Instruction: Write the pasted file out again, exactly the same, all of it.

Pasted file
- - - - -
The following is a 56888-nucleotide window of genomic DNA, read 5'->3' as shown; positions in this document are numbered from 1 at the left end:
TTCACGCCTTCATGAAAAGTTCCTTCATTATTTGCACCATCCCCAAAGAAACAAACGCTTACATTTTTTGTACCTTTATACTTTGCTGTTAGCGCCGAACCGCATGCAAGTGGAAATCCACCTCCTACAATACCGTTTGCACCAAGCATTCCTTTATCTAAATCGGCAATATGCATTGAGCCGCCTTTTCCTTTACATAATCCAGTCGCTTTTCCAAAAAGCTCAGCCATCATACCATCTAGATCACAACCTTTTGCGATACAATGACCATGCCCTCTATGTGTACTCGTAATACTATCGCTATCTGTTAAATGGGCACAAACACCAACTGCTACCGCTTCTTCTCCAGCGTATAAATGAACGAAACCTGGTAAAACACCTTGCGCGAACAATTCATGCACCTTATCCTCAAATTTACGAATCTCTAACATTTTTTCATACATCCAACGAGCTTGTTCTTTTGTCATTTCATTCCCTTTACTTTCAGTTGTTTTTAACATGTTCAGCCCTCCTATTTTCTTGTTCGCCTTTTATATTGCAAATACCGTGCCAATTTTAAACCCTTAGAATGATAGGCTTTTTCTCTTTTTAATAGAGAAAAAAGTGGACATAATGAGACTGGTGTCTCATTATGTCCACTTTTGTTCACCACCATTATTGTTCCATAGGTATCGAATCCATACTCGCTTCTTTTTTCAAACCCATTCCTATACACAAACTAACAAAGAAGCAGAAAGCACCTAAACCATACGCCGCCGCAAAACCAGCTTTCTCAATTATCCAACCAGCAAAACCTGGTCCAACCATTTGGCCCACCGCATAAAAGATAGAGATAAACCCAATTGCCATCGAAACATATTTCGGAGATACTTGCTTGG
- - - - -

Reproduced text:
The following is a 56888-nucleotide window of genomic DNA, read 5'->3' as shown; positions in this document are numbered from 1 at the left end:
TTCACGCCTTCATGAAAAGTTCCTTCATTATTTGCACCATCCCCAAAGAAACAAACGCTTACATTTTTTGTACCTTTATACTTTGCTGTTAGCGCCGAACCGCATGCAAGTGGAAATCCACCTCCTACAATACCGTTTGCACCAAGCATTCCTTTATCTAAATCGGCAATATGCATTGAGCCGCCTTTTCCTTTACATAATCCAGTCGCTTTTCCAAAAAGCTCAGCCATCATACCATCTAGATCACAACCTTTTGCGATACAATGACCATGCCCTCTATGTGTACTCGTAATACTATCGCTATCTGTTAAATGGGCACAAACACCAACTGCTACCGCTTCTTCTCCAGCGTATAAATGAACGAAACCTGGTAAAACACCTTGCGCGAACAATTCATGCACCTTATCCTCAAATTTACGAATCTCTAACATTTTTTCATACATCCAACGAGCTTGTTCTTTTGTCATTTCATTCCCTTTACTTTCAGTTGTTTTTAACATGTTCAGCCCTCCTATTTTCTTGTTCGCCTTTTATATTGCAAATACCGTGCCAATTTTAAACCCTTAGAATGATAGGCTTTTTCTCTTTTTAATAGAGAAAAAAGTGGACATAATGAGACTGGTGTCTCATTATGTCCACTTTTGTTCACCACCATTATTGTTCCATAGGTATCGAATCCATACTCGCTTCTTTTTTCAAACCCATTCCTATACACAAACTAACAAAGAAGCAGAAAGCACCTAAACCATACGCCGCCGCAAAACCAGCTTTCTCAATTATCCAACCAGCAAAACCTGGTCCAACCATTTGGCCCACCGCATAAAAGATAGAGATAAACCCAATTGCCATCGAAACATATTTCGGAGATACTTGCTTGG